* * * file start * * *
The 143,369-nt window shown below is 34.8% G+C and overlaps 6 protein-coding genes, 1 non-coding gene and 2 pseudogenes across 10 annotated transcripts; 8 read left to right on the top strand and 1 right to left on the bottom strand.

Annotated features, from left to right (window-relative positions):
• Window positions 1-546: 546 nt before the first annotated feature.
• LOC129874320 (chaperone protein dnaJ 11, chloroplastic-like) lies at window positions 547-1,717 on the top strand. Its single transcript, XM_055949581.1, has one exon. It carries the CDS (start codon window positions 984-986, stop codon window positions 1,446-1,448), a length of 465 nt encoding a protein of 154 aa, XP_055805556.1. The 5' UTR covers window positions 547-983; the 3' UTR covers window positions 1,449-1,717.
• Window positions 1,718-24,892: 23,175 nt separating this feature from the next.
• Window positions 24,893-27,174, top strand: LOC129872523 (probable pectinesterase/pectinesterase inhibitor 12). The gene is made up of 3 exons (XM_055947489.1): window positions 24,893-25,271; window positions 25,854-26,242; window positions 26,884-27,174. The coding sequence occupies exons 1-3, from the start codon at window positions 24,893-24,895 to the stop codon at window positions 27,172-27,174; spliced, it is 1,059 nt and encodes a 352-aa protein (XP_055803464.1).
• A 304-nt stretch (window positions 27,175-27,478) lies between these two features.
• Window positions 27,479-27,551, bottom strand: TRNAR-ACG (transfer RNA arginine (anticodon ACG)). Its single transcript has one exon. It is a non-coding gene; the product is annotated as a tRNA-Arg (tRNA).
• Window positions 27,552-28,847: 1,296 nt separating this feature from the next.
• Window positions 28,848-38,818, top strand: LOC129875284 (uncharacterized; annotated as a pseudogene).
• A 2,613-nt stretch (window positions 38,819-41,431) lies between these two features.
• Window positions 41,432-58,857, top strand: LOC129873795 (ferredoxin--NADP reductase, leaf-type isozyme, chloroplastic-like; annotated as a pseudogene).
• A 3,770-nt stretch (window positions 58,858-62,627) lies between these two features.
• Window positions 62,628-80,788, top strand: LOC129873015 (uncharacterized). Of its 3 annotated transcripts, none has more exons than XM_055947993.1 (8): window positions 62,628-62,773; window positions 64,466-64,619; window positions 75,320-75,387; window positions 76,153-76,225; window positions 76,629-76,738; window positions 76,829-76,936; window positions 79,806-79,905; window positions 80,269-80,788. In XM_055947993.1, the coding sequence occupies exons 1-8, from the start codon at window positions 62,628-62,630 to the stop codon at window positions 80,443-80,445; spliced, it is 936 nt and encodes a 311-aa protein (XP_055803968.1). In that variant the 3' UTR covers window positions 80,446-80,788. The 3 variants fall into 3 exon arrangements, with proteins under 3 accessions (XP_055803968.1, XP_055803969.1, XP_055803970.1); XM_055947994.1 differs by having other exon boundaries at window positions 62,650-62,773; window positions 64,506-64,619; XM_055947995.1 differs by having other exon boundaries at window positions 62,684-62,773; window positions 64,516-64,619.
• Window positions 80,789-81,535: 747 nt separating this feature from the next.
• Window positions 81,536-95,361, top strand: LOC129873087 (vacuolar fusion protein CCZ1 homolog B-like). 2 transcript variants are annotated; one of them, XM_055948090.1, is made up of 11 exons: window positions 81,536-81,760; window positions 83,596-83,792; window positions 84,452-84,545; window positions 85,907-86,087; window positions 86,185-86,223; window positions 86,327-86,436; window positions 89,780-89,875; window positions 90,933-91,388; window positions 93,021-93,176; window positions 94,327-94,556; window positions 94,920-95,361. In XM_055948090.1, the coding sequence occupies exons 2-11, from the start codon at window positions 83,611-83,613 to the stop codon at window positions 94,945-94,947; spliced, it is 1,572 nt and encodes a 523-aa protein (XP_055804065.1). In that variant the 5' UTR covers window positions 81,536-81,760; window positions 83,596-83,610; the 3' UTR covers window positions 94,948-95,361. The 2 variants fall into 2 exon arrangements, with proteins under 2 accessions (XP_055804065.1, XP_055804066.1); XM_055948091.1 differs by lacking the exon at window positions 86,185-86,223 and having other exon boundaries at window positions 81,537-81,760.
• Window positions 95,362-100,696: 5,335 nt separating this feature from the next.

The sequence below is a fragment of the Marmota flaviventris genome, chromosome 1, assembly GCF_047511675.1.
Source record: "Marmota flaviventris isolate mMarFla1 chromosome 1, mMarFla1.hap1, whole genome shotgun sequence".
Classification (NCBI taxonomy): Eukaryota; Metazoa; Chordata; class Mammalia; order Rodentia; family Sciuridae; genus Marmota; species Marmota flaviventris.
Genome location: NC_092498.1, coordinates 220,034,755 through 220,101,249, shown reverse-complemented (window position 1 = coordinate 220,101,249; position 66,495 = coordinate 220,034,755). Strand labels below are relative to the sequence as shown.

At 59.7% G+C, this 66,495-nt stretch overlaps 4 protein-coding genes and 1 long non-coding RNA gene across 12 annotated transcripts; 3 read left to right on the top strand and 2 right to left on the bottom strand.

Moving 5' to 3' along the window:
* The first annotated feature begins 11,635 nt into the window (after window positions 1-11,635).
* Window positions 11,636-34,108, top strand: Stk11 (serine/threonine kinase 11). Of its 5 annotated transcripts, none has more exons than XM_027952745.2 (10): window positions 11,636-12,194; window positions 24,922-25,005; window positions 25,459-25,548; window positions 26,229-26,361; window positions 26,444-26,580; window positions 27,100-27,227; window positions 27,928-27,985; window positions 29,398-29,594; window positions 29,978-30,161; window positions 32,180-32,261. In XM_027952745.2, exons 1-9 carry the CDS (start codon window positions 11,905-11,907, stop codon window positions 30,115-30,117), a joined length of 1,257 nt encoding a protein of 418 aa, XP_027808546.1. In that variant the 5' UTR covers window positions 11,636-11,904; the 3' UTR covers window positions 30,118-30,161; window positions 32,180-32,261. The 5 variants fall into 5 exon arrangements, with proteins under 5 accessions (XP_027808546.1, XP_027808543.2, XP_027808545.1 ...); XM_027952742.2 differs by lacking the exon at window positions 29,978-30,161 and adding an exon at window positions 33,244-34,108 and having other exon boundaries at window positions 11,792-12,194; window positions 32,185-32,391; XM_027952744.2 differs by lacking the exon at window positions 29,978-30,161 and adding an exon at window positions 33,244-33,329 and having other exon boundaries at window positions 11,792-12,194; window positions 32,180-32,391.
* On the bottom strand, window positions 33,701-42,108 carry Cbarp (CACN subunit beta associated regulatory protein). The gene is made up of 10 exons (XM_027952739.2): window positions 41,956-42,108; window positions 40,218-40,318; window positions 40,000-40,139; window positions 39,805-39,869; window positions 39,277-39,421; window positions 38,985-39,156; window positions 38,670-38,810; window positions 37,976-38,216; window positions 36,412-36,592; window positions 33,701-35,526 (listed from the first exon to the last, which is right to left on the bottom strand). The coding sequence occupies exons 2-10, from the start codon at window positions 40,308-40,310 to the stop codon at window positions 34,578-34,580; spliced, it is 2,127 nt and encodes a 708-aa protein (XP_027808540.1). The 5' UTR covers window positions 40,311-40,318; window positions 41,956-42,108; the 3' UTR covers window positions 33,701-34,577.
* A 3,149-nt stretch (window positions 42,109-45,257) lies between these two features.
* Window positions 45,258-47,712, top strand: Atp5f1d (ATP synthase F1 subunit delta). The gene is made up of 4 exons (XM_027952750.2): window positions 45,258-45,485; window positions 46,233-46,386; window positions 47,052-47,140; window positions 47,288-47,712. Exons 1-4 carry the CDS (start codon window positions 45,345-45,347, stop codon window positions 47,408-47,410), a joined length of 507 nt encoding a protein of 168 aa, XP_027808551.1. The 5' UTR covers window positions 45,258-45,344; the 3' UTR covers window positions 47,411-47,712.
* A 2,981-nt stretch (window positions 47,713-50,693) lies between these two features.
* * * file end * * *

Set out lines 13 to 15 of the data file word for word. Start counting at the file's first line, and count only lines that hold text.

• A 3,770-nt stretch (window positions 58,858-62,627) lies between these two features.
• Window positions 62,628-80,788, top strand: LOC129873015 (uncharacterized). Of its 3 annotated transcripts, none has more exons than XM_055947993.1 (8): window positions 62,628-62,773; window positions 64,466-64,619; window positions 75,320-75,387; window positions 76,153-76,225; window positions 76,629-76,738; window positions 76,829-76,936; window positions 79,806-79,905; window positions 80,269-80,788. In XM_055947993.1, the coding sequence occupies exons 1-8, from the start codon at window positions 62,628-62,630 to the stop codon at window positions 80,443-80,445; spliced, it is 936 nt and encodes a 311-aa protein (XP_055803968.1). In that variant the 3' UTR covers window positions 80,446-80,788. The 3 variants fall into 3 exon arrangements, with proteins under 3 accessions (XP_055803968.1, XP_055803969.1, XP_055803970.1); XM_055947994.1 differs by having other exon boundaries at window positions 62,650-62,773; window positions 64,506-64,619; XM_055947995.1 differs by having other exon boundaries at window positions 62,684-62,773; window positions 64,516-64,619.
• Window positions 80,789-81,535: 747 nt separating this feature from the next.